5. Not Targeting Your Messaging in PPC Campaigns
Of course, your messaging is the bread and butter of your ad.
If you’re using bland language and ok keywords, you can’t expect a big return.
The key to effective messaging? Using emotions to speak directly to your audience.
First, know exactly which audience you’re talking to. Maybe it’s a busy mom of three, or perhaps a serene Yoga instructor.
Next, determine your own persona. Are you authoritative? A comedian? The hero here to save the day?
Once you’ve decided those two things, you’ll have an idea of who you’re talking to and how you should talk to them. Then, you can work on incorporating emotion and urgency into your ad messaging (think headlines – what words will catch the most attention?)
How to avoid it: Follow the steps above. Know your audience and know your brand before diving off into the world of PPC campaigns.
6. Not Bidding Properly on Your PPC Campaign
PPC campaigns can get very expensive – fast.
Sure, you probably have a few big keywords that generate the most return. But focusing exclusively on those competitive keywords may prove more costly than you initially thought.
Worse, you may find that you’re getting the expected traffic but at an exorbitant price that your company is unable to maintain over the long run.
How to fix it: First and foremost, set a (realistic) budget for your campaign.
Then, focus on long-tail keywords. These generally cost less per click and can be more effective at targeting a specific audience.
7. Not Running Split Tests on PPC Campaign Ads
Testing is a must if you want to get the most bang for your buck.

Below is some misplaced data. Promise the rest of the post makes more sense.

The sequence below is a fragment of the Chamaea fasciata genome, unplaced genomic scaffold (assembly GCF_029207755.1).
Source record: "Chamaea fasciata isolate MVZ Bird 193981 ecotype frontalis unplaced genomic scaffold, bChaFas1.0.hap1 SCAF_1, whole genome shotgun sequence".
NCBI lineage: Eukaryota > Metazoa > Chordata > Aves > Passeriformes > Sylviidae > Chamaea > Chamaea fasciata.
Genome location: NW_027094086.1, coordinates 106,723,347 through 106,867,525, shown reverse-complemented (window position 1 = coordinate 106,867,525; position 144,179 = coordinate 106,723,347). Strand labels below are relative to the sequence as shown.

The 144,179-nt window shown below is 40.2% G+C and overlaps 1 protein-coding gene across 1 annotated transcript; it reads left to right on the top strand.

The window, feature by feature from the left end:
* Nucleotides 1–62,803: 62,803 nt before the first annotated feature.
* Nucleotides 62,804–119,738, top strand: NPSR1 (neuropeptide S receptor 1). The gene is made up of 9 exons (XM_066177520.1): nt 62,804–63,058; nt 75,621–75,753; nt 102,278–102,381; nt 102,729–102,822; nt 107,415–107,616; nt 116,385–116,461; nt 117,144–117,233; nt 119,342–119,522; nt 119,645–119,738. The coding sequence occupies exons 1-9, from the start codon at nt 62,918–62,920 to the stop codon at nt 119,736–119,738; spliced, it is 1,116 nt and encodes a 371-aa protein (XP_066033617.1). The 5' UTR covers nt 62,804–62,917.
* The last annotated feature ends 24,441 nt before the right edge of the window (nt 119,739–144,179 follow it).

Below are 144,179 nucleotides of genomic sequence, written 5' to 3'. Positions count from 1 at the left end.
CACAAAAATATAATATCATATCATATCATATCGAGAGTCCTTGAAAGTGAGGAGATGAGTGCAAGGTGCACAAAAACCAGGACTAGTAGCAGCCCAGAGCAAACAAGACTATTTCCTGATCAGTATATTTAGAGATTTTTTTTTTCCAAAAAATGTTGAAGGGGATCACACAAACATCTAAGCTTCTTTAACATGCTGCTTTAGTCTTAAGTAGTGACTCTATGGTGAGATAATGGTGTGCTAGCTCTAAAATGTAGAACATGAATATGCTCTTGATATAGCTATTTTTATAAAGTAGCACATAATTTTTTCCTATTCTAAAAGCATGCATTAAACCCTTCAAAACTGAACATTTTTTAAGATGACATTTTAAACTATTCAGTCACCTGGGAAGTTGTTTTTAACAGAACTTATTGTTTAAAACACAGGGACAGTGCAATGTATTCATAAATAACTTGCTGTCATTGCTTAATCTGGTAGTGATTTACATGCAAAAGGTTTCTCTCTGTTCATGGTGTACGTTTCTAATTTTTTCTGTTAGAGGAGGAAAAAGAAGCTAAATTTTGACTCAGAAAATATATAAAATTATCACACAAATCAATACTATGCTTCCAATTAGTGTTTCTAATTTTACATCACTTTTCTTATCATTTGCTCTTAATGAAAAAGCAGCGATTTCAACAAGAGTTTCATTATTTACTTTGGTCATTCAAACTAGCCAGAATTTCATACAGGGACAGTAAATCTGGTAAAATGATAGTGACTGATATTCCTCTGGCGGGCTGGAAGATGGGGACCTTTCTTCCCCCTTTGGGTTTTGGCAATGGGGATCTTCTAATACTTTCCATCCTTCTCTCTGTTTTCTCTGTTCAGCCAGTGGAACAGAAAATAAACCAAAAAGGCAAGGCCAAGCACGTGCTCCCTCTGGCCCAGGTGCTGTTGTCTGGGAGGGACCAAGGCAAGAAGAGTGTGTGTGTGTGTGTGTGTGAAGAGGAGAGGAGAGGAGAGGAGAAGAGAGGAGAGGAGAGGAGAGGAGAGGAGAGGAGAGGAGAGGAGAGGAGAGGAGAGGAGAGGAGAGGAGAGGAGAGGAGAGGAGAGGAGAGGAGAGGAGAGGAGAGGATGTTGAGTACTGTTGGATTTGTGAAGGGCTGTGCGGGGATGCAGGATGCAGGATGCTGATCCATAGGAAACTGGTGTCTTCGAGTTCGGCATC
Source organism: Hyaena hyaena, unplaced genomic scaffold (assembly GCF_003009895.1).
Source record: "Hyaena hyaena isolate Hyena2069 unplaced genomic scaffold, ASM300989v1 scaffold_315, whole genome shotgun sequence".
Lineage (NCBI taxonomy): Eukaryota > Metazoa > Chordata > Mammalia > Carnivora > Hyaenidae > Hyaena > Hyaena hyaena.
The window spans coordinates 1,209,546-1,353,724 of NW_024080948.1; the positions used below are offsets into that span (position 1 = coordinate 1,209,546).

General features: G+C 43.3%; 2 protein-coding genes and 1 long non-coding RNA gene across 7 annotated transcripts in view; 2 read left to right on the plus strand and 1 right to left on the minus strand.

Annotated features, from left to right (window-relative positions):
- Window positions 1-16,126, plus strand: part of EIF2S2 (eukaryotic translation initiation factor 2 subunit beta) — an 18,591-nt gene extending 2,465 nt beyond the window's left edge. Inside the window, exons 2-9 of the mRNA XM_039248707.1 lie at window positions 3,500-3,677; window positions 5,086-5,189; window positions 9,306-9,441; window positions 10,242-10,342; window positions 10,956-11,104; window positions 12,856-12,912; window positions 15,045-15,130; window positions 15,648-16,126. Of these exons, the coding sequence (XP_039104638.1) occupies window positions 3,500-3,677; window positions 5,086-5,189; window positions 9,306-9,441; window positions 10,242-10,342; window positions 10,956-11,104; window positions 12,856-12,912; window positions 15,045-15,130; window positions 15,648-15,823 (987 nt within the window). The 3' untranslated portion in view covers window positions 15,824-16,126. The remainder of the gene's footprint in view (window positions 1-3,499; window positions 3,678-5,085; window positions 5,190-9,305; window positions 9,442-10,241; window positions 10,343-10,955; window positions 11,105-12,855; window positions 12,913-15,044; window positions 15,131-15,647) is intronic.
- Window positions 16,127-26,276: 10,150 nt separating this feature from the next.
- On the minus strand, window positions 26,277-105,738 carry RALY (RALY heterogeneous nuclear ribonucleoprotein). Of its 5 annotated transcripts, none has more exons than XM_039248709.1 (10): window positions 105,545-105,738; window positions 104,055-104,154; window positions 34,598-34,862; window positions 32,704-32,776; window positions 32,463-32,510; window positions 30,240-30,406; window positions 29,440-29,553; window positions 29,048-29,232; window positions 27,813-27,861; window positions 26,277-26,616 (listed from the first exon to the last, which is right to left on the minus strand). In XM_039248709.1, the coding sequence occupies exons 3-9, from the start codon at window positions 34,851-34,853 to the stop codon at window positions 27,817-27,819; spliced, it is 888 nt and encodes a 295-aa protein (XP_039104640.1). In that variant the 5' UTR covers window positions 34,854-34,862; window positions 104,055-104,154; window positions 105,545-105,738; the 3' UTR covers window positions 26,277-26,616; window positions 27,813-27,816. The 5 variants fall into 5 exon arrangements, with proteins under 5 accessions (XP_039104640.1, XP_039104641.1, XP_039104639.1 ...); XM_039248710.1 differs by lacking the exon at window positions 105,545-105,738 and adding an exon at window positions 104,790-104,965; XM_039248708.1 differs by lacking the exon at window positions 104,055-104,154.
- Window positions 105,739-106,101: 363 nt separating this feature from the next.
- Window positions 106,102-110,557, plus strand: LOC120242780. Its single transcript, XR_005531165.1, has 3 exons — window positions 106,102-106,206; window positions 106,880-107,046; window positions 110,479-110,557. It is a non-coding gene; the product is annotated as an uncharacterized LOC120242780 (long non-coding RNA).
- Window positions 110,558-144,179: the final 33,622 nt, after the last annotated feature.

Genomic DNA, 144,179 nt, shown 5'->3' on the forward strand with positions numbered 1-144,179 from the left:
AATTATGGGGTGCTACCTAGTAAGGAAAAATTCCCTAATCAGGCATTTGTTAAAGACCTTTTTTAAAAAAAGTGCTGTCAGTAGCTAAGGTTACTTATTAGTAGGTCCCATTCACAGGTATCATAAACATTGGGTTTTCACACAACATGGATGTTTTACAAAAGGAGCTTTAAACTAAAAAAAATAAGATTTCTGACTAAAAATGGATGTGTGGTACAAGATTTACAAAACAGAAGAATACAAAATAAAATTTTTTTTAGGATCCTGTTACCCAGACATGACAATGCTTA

Split testing allows you to test different ad features (creatives, audiences, match types, etc.) to see which is most effective for your brand.
Because the ads come with so many options, it’s increasingly important to experiment with different types of testing methods. After all, you may know in theory what should work, but you’ll never really know if it will actually work until you try it out.
How to avoid it: Run the tests. Thanks to new features like Google Experiments – which lets you test different PPC campaigns before pushing them live – split testing is easier than ever.
8. Not Using Geo-Targeting in Your PPC Campaign
Geographic targeting (or geo-targeting) lets you limit your target audience to a specific location. In fact, 36% of searches on Google are associated with a location.
If you’re a small or brick-and-mortar business, it’s especially important to drill down exact locations. If not, you could end up wasting money on clicks across the country that won’t generate any return.
How to avoid it: Pay attention to the location options in Google Ads and other PPC ads. Many of these are pretty standard; start by choosing the most relevant region to your physical location.
9. Not Using Long Tail Keywords in PPC Campaigns